NOTICE: Hard copies of the Australian New Crops Newsletter are available from the publisher, Dr Rob Fletcher. Details of availability are included in theAdvice on Publications Available.
Notes contributed by Farnell Hobman
Primary Industries South Australia
PO Box 411
Loxton SA 5333 Australia.
The olive is one of the oldest cultivated fruits. It has probably been grown in the Mediterranean region for the past 4 millennia and has been used either pickled or as a source of cooking oil. Olives have played an important part in the diet of the people living in that region.
Olives have been grown in Australia on a small scale since the early 1800s but annual imports total $51 million worth of olive oil and $21 million worth of pickled olives (1992 figures). Attempts to develop Australian production practices for olives to substitute for these imports are currently underway in South Australia.
Australian olive oil imports came mainly from Italy and Spain, with Italy servicing the quality market and Spain providing a wide range of market-quality oils. Pickling olives mainly came from Spain and Greece.
The olive tree is native to the area extending from the Mediterranean coasts of Syria and Israel to the north western region of Iraq. The Phoenicians introduced olives to the Greek islands in the 16th Century BC and to Greece proper in the 12th Century BC. Olive culture gradually expanded westwards in the Mediterranean region and by the 6th Century BC olives were being grown in Tripoli, Tunis and Sicily. By about 200 BC olives were an important crop in Spain.
During the past 2 millennia olives have been introduced to many countries around the world having a mediterranean climate. However, Mediterranean countries, particularly Spain and Italy, dominate world production and trade.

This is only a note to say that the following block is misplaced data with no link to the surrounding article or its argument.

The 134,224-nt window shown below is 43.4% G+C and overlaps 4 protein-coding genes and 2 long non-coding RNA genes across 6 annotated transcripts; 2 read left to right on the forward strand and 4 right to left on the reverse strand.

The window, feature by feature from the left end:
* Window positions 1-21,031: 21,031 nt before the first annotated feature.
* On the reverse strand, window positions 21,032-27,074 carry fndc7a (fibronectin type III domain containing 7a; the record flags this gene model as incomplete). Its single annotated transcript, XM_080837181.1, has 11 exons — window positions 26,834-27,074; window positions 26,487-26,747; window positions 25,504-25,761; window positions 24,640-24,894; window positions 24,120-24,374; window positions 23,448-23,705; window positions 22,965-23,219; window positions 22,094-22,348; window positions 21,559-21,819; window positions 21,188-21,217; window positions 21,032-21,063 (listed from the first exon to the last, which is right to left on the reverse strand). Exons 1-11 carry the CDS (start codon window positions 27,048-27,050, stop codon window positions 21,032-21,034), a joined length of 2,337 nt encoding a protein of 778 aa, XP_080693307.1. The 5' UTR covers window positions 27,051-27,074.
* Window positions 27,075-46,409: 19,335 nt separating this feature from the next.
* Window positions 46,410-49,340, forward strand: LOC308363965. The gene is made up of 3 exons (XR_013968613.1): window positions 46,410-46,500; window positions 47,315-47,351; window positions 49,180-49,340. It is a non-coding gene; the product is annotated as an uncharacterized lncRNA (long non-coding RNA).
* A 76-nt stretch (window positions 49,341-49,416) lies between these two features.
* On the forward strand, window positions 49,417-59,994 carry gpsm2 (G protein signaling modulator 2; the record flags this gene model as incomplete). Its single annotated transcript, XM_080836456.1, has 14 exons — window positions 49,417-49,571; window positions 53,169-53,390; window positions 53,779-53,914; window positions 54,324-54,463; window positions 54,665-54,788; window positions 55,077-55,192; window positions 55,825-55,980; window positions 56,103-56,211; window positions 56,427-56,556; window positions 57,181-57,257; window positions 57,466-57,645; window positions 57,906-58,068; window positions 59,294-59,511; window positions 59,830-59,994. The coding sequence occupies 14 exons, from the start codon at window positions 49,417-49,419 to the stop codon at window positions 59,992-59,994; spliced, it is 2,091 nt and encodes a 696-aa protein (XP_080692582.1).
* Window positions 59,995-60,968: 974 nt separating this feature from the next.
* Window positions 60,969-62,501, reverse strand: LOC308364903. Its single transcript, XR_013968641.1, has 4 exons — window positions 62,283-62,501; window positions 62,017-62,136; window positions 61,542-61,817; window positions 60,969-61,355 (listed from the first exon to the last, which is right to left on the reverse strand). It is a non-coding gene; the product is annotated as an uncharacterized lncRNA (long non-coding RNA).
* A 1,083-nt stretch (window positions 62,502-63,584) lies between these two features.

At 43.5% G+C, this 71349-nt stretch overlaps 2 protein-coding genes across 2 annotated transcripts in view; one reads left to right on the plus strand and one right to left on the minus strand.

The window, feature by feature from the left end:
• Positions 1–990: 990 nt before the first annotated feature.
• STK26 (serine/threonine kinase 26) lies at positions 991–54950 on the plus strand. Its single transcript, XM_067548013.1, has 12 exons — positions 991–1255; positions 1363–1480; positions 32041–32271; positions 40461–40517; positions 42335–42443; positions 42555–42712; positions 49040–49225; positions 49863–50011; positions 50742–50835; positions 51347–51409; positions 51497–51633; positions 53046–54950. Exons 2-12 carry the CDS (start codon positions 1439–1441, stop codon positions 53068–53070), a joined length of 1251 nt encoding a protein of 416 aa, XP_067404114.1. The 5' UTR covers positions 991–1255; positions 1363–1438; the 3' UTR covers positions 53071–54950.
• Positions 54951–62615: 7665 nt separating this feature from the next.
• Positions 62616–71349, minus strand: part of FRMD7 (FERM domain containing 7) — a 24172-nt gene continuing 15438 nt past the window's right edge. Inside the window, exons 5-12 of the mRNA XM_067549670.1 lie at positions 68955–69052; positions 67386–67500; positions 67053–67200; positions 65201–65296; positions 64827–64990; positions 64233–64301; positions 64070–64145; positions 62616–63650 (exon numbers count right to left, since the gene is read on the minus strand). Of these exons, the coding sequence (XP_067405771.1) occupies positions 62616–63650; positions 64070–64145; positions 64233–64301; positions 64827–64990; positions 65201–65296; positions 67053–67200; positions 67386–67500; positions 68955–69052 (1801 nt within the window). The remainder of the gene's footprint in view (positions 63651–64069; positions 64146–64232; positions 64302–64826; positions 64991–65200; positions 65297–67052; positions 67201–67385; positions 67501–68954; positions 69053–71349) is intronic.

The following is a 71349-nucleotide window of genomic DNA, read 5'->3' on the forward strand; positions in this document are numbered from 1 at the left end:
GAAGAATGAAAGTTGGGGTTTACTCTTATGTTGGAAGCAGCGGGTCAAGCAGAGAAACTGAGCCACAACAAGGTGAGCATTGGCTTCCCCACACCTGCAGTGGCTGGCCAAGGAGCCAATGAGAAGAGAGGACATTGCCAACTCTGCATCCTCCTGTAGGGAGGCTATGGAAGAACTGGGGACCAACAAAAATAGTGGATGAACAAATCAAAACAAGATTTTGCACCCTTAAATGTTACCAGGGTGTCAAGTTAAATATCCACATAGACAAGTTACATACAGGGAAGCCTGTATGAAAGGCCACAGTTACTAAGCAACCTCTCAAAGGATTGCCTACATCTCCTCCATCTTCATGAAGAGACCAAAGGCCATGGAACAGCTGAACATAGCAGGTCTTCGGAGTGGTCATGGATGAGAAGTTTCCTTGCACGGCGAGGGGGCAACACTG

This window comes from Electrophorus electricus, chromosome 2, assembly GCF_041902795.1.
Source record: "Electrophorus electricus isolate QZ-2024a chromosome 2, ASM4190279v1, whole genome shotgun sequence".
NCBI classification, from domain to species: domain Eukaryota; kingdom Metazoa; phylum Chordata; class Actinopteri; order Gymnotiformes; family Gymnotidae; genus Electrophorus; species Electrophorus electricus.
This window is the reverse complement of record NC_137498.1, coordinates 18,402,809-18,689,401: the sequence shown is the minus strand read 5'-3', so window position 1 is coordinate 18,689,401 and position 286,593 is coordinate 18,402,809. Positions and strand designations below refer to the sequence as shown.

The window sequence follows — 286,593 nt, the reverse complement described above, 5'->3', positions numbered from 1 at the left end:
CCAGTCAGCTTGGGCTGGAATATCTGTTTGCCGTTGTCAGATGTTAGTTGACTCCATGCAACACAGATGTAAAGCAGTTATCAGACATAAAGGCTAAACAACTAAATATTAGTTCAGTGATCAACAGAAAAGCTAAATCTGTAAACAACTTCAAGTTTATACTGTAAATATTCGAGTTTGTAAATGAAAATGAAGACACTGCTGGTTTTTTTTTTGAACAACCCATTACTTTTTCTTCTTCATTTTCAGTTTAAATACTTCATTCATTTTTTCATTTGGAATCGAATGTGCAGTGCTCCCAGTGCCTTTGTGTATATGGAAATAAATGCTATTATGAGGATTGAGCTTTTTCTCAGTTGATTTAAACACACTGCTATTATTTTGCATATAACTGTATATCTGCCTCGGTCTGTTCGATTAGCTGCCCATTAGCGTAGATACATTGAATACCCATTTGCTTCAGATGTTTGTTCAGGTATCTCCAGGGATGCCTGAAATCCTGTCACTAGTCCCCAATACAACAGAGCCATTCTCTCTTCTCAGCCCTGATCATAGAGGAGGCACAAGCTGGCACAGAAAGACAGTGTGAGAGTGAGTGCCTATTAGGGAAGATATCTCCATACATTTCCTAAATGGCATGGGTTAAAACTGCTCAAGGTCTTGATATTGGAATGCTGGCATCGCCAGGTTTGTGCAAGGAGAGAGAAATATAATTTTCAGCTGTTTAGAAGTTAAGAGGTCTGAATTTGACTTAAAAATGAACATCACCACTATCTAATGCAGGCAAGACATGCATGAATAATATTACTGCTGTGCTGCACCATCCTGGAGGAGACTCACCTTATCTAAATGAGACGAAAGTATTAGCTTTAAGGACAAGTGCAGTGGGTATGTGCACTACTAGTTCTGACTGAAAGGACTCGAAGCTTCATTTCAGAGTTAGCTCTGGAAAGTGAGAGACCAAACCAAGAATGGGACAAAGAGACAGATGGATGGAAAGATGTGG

Olives were introduced to Australia in the early 1800s and there are reports of trees being grown at Parramatta in NSW in 1805. In 1836, the Macarthurs exhibited oil produced from trees in the Araluen Valley and in 1844, Sir Samuel Davenport introduced olive trees from Sicily and planted them at Beaumont near Adelaide. In the 1890s, the Chaffey Brothers planted olives in the irrigated horticultural areas along the Murray River.
There are several areas in Australia with soils and climates similar to the olive-growing areas overseas. Olives grow best in areas with winter dominant rainfall and a total annual rainfall from 500 to 800 mm. They prefer well drained neutral or alkaline soils having a pH in the range 6.5 to 8.2.
The Andalusia region in Spain is that country's major olive growing area and there are areas with similar climate and soils near Adelaide and in the irrigation areas along the Murray River. The climate in these areas is one of hot summers and wet winters and soils are derived from limestone and have a moderately high pH.
Olives are also grown in the temperate regions of Umbria in Central Italy which have similar climates and soils to parts of Tasmania and the southernmost areas of mainland Australia.
Suitable areas for olive growing in Australia are therefore found in the Riverland region of South Australia, large areas of the Murray Mallee and the Sunraysia area of Victoria and NSW.
Both olive yield and tree health are adversely affected by poor soil drainage. Olives will not tolerate severe frosts.
Olive tree planting density is usually determined by the level of rainfall or irrigation, ranging from 200 trees/ha at 500 mm rainfall or irrigation to 300 trees/ha at 750 mm rainfall or irrigation. With 300 trees/ha, row spacing is 5.5 to 7.5 m with trees set 4.5 to 6 m apart in the rows. With 200 trees/ha, row spacing is 7 to 8 m with trees 6 to 7 m apart in the rows.